If you are here this summer with your car, you might want to know what you can do to protect the car in the event of a tropical storm or hurricane. If you left a car here while you went north, make sure your car insurance is paid up and includes comprehensive coverage.
If you live west of U.S. 41, you are probably in a flood zone. If that is the case, your main concern will be salt water flooding from the Gulf. Wind damage is possible of course, from falling trees and other debris, regardless of your elevation. If you value the car, you must have it stored in a safe place during the storm.
If you're here, remember that you can't run from or dodge a hurricane. It can turn, speed up or stop at any time, so the thing to do is get yourself in a safe location in plenty of time and wait for it to pass. That means at an elevation higher than the expected flood level, and in a concrete building with a good roof. If you can't get your car in a garage, at least get it higher than the expected flood level.
Salt water is death to a vehicle. If salt water washes through your brakes while you are away, and you don't do anything about it until you return, you will likely find your wheels will not turn. They will be stuck to the brakes. A wrecker will have to drag it out leaving four black skid marks where it was parked.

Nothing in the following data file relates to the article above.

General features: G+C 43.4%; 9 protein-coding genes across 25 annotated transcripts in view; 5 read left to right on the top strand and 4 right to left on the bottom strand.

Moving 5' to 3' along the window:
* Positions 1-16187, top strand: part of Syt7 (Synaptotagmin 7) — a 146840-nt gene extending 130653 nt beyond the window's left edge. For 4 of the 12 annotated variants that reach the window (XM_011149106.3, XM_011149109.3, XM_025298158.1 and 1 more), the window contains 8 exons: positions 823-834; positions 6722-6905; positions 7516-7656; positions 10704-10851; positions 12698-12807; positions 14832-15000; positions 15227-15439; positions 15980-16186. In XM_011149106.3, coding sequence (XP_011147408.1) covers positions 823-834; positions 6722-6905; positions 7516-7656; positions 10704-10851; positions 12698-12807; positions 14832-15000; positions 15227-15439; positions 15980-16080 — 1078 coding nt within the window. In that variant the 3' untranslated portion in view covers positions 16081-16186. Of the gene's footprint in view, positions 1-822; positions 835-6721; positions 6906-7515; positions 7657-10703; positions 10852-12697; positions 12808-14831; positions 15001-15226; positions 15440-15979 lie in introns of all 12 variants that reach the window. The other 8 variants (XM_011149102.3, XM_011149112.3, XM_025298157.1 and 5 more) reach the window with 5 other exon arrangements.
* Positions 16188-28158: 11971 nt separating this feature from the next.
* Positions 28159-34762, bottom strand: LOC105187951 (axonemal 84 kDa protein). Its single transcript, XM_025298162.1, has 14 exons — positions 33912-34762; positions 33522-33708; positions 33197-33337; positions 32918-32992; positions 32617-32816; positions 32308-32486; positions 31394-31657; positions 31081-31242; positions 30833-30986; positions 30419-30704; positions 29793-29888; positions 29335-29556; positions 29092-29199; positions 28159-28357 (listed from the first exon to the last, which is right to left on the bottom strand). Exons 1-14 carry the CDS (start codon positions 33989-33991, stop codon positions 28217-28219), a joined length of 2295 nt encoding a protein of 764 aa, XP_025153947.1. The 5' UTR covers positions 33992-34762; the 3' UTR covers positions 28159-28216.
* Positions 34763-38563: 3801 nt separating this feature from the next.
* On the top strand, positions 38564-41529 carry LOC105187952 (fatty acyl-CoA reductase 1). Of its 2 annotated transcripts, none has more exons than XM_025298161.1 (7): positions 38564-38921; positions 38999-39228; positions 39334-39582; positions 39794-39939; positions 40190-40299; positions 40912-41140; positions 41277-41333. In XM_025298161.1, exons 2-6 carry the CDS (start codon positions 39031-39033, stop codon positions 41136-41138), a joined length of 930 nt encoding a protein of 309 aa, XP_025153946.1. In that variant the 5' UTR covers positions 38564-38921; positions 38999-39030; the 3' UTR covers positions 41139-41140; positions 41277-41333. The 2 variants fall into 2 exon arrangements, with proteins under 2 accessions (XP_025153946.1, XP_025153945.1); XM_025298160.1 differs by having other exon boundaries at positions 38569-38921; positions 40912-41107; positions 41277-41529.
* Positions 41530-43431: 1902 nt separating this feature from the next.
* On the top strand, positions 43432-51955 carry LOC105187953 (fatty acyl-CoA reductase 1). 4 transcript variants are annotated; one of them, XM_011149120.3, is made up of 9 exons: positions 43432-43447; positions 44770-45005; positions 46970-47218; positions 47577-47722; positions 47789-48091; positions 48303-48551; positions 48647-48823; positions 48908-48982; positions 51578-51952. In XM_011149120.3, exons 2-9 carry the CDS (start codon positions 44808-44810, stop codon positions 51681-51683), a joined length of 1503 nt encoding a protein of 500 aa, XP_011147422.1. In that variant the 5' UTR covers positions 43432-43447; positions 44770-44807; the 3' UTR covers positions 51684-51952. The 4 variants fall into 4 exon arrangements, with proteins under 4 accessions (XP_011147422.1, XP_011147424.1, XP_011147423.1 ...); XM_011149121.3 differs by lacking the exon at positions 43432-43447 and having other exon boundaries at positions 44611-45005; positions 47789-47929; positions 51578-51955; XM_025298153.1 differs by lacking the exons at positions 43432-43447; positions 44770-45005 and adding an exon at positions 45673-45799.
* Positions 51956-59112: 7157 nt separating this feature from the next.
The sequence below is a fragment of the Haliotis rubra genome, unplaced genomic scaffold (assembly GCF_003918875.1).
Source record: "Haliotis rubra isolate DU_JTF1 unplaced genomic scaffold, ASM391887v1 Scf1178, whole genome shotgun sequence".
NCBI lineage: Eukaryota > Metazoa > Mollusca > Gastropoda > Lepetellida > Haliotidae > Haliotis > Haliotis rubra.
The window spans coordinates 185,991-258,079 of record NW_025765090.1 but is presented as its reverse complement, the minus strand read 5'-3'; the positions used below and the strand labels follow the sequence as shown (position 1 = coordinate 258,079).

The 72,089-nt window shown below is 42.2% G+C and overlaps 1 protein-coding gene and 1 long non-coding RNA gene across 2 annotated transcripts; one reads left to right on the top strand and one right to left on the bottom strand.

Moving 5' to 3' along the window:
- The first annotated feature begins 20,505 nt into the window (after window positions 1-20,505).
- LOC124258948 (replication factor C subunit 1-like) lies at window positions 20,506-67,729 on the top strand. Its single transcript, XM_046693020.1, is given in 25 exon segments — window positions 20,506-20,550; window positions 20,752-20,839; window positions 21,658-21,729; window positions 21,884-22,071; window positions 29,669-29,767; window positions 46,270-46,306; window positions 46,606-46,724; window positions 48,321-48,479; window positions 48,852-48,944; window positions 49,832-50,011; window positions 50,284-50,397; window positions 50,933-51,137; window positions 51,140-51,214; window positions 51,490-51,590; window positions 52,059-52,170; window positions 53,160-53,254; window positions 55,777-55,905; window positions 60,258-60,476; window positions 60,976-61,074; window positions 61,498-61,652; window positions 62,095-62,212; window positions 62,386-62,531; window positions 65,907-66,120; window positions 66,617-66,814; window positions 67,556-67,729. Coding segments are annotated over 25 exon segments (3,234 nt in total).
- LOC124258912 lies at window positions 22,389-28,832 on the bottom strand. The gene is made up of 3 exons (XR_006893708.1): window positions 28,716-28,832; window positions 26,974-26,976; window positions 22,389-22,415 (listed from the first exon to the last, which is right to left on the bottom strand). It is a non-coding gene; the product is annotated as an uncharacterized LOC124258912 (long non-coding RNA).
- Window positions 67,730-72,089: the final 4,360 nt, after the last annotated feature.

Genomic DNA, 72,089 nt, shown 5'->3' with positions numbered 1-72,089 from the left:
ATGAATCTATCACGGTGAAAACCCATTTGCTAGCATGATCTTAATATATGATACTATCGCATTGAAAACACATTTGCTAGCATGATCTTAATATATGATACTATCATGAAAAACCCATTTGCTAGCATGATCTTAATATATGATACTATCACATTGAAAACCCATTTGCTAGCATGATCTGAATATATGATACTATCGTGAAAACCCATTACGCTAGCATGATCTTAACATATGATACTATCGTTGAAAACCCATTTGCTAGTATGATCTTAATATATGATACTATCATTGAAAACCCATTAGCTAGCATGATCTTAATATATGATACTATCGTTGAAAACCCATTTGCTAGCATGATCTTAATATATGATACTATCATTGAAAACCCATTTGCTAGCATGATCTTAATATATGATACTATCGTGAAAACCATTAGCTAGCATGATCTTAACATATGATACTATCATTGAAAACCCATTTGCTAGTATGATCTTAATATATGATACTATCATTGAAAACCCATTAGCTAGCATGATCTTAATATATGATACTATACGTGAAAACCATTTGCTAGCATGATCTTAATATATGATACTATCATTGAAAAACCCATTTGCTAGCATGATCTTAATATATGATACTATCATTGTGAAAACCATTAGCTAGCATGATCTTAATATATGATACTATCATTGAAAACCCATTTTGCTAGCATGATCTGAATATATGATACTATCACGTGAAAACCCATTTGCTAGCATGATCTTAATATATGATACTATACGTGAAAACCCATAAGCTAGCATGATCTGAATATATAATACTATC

If the water gets a little higher, say about a foot deep, the starter will be ruined. A little deeper and the floor boards will rust through and the springs begin to dissolve. Any higher and the wiring is toast. Water over the floor means the car is totaled. If you don't know the elevation of your parking area, ask a neighbor how high the water came in your area during Hurricane Charlie. That was about five feet above high tide on Fort Myers Beach. Knowing that, you can judge whether or not to keep a car at your elevation. We have had many storms with three feet and a few with five or six feet of flood water.
If you are here during a storm, just take the car with you to higher ground inland if you can. If salt water does get to the car, even if it is only driving through it while evacuating (ie; you waited too long), you may be able to save it if you can rinse it with fresh water quickly. That could mean using a hose, or a car wash facility, or even just driving through fresh water mud puddles. Fresh water will evaporate from the steel parts with little damage. When salt water dries, it leaves salt behind, which sticks to the steel, and continues to absorb moisture from the atmosphere. That keeps the metal wet and salty, and results in rapid corrosion of the metal. You have to get the salt off, or it will never dry. You will one day step into your car and your feet will go through to the ground. Like Fred Flintstone's car.
When Hurricane Wilma hit Key West, many residents got their cars from safe areas and took them home after the first storm surge. Then another, bigger surge came in, and more than 10,000 vehicles in that little town were totaled.
Like Yogi Berra said, "it ain't over till it's over." Don't make me say, "I told you so." Stay safe.